Monica Johnson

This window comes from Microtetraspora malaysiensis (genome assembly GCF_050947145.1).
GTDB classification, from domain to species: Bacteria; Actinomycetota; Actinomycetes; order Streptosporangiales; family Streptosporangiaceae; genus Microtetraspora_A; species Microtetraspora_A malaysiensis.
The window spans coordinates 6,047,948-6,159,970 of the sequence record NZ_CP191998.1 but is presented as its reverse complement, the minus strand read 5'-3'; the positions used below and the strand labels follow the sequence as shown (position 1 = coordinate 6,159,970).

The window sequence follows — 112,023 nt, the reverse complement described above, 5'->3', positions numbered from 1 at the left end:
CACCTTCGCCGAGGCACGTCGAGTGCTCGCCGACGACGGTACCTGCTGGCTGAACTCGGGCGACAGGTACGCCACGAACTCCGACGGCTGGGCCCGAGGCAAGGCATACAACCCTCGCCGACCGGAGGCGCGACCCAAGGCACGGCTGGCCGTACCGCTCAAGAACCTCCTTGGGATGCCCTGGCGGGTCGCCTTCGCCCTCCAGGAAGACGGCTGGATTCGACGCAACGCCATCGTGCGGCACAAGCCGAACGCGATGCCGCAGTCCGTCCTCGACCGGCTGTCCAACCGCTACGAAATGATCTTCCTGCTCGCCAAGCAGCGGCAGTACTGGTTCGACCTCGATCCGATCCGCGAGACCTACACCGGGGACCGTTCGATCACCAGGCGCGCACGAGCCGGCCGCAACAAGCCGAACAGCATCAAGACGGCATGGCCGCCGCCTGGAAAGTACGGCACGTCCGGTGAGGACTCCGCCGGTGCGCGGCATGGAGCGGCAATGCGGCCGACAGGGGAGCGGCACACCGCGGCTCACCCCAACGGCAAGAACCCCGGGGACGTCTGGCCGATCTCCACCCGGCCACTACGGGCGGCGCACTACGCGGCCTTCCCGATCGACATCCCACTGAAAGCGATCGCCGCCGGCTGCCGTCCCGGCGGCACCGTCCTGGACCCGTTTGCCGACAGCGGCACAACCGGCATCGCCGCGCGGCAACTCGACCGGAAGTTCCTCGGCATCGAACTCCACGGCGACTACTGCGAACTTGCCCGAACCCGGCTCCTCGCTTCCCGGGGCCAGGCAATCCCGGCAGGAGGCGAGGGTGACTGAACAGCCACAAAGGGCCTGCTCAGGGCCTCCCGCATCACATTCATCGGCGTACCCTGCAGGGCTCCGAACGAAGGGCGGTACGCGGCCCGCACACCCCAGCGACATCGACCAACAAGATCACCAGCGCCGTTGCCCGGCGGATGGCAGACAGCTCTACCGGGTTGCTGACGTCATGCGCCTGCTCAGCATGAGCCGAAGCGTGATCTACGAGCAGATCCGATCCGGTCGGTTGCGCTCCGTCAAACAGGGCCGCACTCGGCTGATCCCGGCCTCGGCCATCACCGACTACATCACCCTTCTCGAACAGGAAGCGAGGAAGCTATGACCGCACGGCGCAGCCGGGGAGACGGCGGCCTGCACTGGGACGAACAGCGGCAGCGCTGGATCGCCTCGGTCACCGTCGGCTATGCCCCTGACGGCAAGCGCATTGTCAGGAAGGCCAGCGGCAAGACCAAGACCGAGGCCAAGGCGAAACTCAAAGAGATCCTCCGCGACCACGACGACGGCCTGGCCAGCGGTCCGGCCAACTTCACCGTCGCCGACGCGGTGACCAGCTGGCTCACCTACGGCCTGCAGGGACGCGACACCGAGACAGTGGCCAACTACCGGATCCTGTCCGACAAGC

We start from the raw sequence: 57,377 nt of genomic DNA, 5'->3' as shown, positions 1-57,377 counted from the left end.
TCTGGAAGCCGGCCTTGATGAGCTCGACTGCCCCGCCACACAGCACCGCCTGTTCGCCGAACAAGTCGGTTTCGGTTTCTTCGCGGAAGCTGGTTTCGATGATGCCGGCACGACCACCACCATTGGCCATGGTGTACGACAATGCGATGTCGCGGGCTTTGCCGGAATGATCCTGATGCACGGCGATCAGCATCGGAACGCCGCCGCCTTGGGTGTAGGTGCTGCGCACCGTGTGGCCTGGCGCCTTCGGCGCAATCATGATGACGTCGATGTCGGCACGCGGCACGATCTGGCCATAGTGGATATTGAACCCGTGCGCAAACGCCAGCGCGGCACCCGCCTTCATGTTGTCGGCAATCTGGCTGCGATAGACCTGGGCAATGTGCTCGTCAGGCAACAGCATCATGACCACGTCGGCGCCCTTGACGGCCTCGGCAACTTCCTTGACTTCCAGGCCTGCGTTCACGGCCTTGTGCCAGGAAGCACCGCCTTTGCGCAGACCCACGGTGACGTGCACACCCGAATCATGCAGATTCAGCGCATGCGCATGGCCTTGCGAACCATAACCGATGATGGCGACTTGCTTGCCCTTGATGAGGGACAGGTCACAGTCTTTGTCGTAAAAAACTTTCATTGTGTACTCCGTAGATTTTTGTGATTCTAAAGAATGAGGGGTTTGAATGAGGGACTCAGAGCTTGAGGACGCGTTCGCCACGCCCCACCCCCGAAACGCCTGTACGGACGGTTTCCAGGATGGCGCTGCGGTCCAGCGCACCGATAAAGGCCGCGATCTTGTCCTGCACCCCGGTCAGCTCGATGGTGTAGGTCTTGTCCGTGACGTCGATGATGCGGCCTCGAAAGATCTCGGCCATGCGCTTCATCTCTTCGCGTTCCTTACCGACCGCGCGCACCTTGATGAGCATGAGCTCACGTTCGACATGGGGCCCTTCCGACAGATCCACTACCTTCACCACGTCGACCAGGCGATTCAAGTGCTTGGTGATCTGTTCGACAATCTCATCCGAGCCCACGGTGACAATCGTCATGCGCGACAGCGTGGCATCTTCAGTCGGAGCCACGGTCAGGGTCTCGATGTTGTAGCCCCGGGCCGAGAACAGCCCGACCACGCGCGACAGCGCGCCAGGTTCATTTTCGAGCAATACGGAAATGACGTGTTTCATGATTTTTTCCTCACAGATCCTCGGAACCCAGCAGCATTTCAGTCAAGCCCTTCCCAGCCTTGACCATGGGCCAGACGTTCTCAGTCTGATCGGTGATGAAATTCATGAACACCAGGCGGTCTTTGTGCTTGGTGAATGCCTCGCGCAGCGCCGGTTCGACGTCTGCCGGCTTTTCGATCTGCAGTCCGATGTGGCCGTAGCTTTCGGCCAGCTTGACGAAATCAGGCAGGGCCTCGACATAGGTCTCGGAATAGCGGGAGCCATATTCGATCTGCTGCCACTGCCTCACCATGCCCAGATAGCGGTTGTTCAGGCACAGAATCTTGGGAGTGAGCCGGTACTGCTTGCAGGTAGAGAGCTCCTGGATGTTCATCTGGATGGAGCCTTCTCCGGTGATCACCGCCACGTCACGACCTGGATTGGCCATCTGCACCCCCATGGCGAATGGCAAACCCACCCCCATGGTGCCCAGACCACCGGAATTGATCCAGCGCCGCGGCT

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♪ Southern trees bear a strange fruit Blood on the leaves and blood at the root Black bodies swinging in the southern breeze Strange fruit hanging from the poplar trees ♪ I read an article the other day that claimed "Strange Fruit" killed Billie Holiday. Journalist Eudie Pak etched a complex epitaph to the legendary singer's legacy and tortured relationship with the American federal government. Pak outlined how a poet, Abel Meeropol, wrote a poem after coming across a photo that documented a 1930s lynching of two Black men in Indiana. Indiana, which would be the epicenter to the resurgence of the Ku Klux Klan in the 1920s and just so happens to be where we are today. Pak outlined how Meerapol turned that poem into a song and ushered it into the hands of Billie Holiday herself. And Billie Holiday? She was particular. You see, she demanded that when she did that piece, the world stopped and listened. She always wanted the lights low. She wanted the room to be quiet, so she demanded there be no service - not even at the bar. Billie wanted the world to stop and listen, stop and listen to ... a Black woman's truth. So I did. I played that song, and I listened. And at first, I took the words at face value. Southern trees - poplars, weeping willows, magnolias - like the ones I grew up climbing in my grandmother's yard in Mississippi, they had a nasty habit of hanging the broken and twisted bodies of my kinfolk like ornaments on Christmas trees. I thought of the countless number of Black women who stood in the shadows and watched the fruit that they bore and nurtured hung for the spectacle of White family picnics. Billie Holiday made me listen. Not only to her truth or those Black women's truth but to a truth that I personally had repressed, a truth of my own strange moment: the moment when I met my first White friend. So in the second grade, I transitioned to my first of many dominantly White private schools. First, Presbyterian day school. And every day, my grandfather, who was born in the 1920s, would get up and proudly drive me 20 minutes to an ultra-White Jackson, Mississippi, neighborhood for me to attend a school that he never would have been able to. I was one of three Black children in my class. There were no Black teachers. A lady who went to church with me helped out in the kindergarten room as an assistant, and there were two Black ladies who ran the cafeteria, and I loved them, (Laughter) but everybody else that looked like me either cleaned bathrooms or cut grass. My classmates, they were real comfortable. Most of them lived in the neighborhood that surrounded the school, the same neighborhood that would be chosen as the backdrop for the 2011 critically acclaimed and treacherously problematic film "The Help." I was an interloper here, and I was aware of it from the very first moment. So one day, I was able to meet my first White friend, a young girl who sat next to me in class and shared my table at the lunchroom and played with me on the playground. And at the end of the day, we walked out to the pickup line together. And I watched her run to the loving arms of a beautiful Black woman with a sweet smile. And unaware of all of the politics surrounding race and gender and class associated with domestic labor in my hometown and probably influenced by watching one too many episodes of "The Young and the Restless," I assumed that that Black lady was my friend's mom. So when I went home that day, I went to my grandmother, and I said, "Ooh, guess what? I got another Black friend. She real light-skinned, but I got another Black friend." (Laughter) And I remember the pain in my grandmother's face as she had to explain to me that Black woman's truth. She said that she was my friend's mammy. Mammy? "Mammy" is a term that predates the American Civil War and is firmly grounded in American slavery. It was used to gloss over the way that African-American women were required, during that time, to love and nurture and raise generations of White children who would grow to ... own them. And some say that those children would also grow to love them. But can you love someone you own? I remember thinking through all of these weird feelings and not understanding how bondage could be cloaked in love or hate could be hidden behind an amorous smile, so at the first opportunity, I went to my friend the next day. And now, you know you can't talk nowhere but the playground. And I said, "Wasn't that Black lady that picked you up yesterday your mama?" (Laughter) And with a benign smile, she said, "No," and explained that that lady was indeed her mammy. I had more questions, so I asked, "Well, what does she do for you?" And she explained to me the way that lady washed her clothes and cooked her food and put her to bed and got her dressed in the morning and dropped her off at school and, yes, picked her up every day in such a loving way. So I followed up with one more question: "Well, if I come to your house to play, would I have to be your mammy too?" And with sincerity, she said, "I don't know." That conversation at the bottom of a jungle gym is an ever-present accoutrement to my existence as an ethnically African American, racially Black woman in the United States of America. It seems to find a way to attach itself in unwritten ways to every relationship or professional opportunity that I have, an expectation that my purpose, despite academic pedigree or intellectual capability, is tied to taking care of "all Massa's chillin." I felt helpless and bound to a strange Black existence in a big White world. And as I listened to Billie Holiday, it reminded me of how ... the world started to look different, how I could see the elements of race and racism actively in play at every stop, and how the compounding nature of my race and my gender separated me from opportunities that other people seemed to access so easily. I had no idea that at this same time in history, legal scholars were calling these things "critical race theory" and "intersectionality." People like Derek Bell and Kimberlé Crenshaw were putting words to feelings that I was living in the second grade! And here's Billie, singing this song, making me listen. But Billie Holiday wasn't a legal scholar. But she had that power to make you hear and see truth. ♪ Here is a fruit for the crows to pluck For the rain to gather, for the wind to suck For the sun to rot, for the tree to drop ♪ They say that the American government ordered the killing of Billie Holiday because they wanted her to stop singing that song because she had a little bit too much power to make people listen. And people were starting to hear that America was operating on politics that were unequal. And I mourned for Billie. And I mourned for me. And I mourned for the strange fruit. And I mourned for the tree. Because Black women and trees have a similar affliction. You see, we are destined to bear and tell truth in a world socially constructed to rely on us for the structure of their families and homes and cultural identities and businesses, but to discard us like scrap paper in the end. I am Black. And I am a woman. And I am Southern. Therefore I am a Southern tree. Fruit turned to seed and planted into fertile soil, sprouting to sapling and breaking through to meet a hostile world. I have been nurtured and throttled in this thing called life. And I meet the sun. And I sprout limbs and leaves and deeper roots for protection, and I bear and shade a fruit that the world is determined to consider strange. But I am Black. And I am a woman. And I am Southern. And I shall not ... be moved. Thank you. (Applause and cheers)